The sound quality is above-average, but has some issues that can really affect gameplay. If you’re looking for a headset with a lot of bass, look no further. This thing produces a lot of clear and loud lows thanks to it’s precision-tuned 50mm speakers with high-grade neodymium magnets. However, unless you switch your equalizer to the flat, stereo-only mode, the bass absolutely floods your mid and treble sounds. I first tested the Warhead playing some very intense games like Battlefield 3, Gears of War 3, and Call of Duty: Black Ops. With each game, the sounds of ambient gunfire and explosions overwhelmed the higher-level sounds such as dialogue and nearby enemy shooting.

Because of the level of the bass, I could not tell what direction a nearby enemy’s gunfire came from. It felt like the shots were coming from directly in front of me rather than my left, which would cause you to lose quite a bit in a multiplayer match. Only when the sound was switched from surround to stereo or when there wasn’t a lot of explosions was the bass quiet enough to give me a sense of direction with all the different noises. To also make sure it wasn’t the fault of the console, I connected the headset directly to my gaming PC via an optical cable, but the outcome was unfortunately the same. What makes it worse is that there is no way to create a custom equalizer mode or modify one of the existing three to correct this issue. Watching movies and listening to music was more enloyable as it didn’t rely on multi-directional sound, but the bass still has it’s moments of over-powering the treble.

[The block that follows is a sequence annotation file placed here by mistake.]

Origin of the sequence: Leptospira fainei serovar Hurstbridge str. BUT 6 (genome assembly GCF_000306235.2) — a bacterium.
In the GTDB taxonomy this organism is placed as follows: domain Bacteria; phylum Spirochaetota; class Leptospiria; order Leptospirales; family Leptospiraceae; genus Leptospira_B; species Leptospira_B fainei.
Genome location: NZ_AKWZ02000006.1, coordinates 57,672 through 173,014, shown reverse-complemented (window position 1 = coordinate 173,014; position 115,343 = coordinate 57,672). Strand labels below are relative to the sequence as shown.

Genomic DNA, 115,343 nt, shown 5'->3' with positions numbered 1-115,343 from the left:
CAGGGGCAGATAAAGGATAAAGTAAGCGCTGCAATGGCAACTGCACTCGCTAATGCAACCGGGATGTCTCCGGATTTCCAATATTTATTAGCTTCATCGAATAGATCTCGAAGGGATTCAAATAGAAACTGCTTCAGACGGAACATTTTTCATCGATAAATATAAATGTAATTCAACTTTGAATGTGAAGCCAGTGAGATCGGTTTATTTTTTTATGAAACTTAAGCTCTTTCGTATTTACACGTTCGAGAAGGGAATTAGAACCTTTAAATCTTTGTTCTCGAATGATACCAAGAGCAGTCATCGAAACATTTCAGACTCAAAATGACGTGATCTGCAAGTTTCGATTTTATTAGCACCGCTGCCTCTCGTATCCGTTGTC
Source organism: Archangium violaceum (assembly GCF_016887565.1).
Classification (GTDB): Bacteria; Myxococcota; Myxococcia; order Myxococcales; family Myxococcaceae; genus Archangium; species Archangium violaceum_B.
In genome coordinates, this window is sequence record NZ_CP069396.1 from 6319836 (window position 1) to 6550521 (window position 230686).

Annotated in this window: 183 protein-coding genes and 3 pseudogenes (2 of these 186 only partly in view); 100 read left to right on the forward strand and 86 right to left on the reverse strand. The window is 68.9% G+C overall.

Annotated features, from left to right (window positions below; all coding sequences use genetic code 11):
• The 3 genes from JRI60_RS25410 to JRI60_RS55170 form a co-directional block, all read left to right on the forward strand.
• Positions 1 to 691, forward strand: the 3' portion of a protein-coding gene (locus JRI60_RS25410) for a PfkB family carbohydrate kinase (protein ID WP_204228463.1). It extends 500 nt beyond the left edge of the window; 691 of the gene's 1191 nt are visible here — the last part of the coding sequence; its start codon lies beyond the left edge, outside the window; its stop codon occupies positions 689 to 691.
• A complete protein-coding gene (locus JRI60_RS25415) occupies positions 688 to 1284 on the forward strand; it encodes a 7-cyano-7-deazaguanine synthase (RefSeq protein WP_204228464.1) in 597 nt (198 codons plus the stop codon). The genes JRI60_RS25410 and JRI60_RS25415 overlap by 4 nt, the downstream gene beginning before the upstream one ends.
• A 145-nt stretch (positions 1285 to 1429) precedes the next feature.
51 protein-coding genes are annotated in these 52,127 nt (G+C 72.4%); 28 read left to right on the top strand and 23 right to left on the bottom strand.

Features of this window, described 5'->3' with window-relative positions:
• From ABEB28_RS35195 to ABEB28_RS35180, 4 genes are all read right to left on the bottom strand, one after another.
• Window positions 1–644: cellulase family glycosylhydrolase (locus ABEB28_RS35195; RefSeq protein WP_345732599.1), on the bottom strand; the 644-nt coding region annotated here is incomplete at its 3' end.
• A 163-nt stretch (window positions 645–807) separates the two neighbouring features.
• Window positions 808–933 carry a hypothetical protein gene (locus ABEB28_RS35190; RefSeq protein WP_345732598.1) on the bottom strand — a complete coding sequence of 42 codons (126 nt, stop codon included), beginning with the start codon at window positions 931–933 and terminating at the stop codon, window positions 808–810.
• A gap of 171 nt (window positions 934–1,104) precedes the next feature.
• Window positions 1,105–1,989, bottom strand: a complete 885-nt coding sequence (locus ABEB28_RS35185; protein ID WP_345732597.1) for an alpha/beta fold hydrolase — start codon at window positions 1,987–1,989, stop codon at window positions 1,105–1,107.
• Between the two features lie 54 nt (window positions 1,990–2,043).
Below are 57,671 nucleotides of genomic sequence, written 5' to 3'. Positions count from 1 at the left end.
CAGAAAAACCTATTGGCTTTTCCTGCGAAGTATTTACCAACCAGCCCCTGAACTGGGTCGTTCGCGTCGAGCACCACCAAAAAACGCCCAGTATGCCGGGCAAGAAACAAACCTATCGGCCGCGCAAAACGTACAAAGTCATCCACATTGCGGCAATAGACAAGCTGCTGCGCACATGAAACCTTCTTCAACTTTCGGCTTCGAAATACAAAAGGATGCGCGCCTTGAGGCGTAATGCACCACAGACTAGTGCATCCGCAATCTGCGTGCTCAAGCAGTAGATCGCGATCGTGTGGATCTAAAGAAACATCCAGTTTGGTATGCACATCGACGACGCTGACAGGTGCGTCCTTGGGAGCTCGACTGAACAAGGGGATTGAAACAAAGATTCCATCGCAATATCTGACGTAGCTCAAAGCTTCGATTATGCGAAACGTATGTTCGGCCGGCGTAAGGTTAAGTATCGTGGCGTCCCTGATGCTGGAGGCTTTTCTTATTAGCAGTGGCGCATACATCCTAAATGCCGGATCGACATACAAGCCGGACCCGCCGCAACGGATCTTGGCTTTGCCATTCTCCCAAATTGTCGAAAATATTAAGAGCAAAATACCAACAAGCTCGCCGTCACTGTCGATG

Trittion has created a sturdy, yet somewhat comfortable feel to it as well as pretty good sound quality. However, it also has its share of downsides, the biggest being its price. Currently you can purchase the Tritton Warhead for $299.99 at most major electronics stores, but with all the hype for this device, even with its full wireless capability and emulated 7.1 surround sound, does that justify spending so much? With a new Xbox potentially around the corner within the next year or two and competing consoles in development, it seems rather foolish to release their new headset exclusively on a platform nearly seven years old and with the same price of the console itself. I personally find it hard to believe a high volume of units will sell, but only time will tell whether the Tritton Warhead is a weapon of mass destruction, or just a dud.

Have any questions about the headset? Post your questions and comments below!

Rating
6.5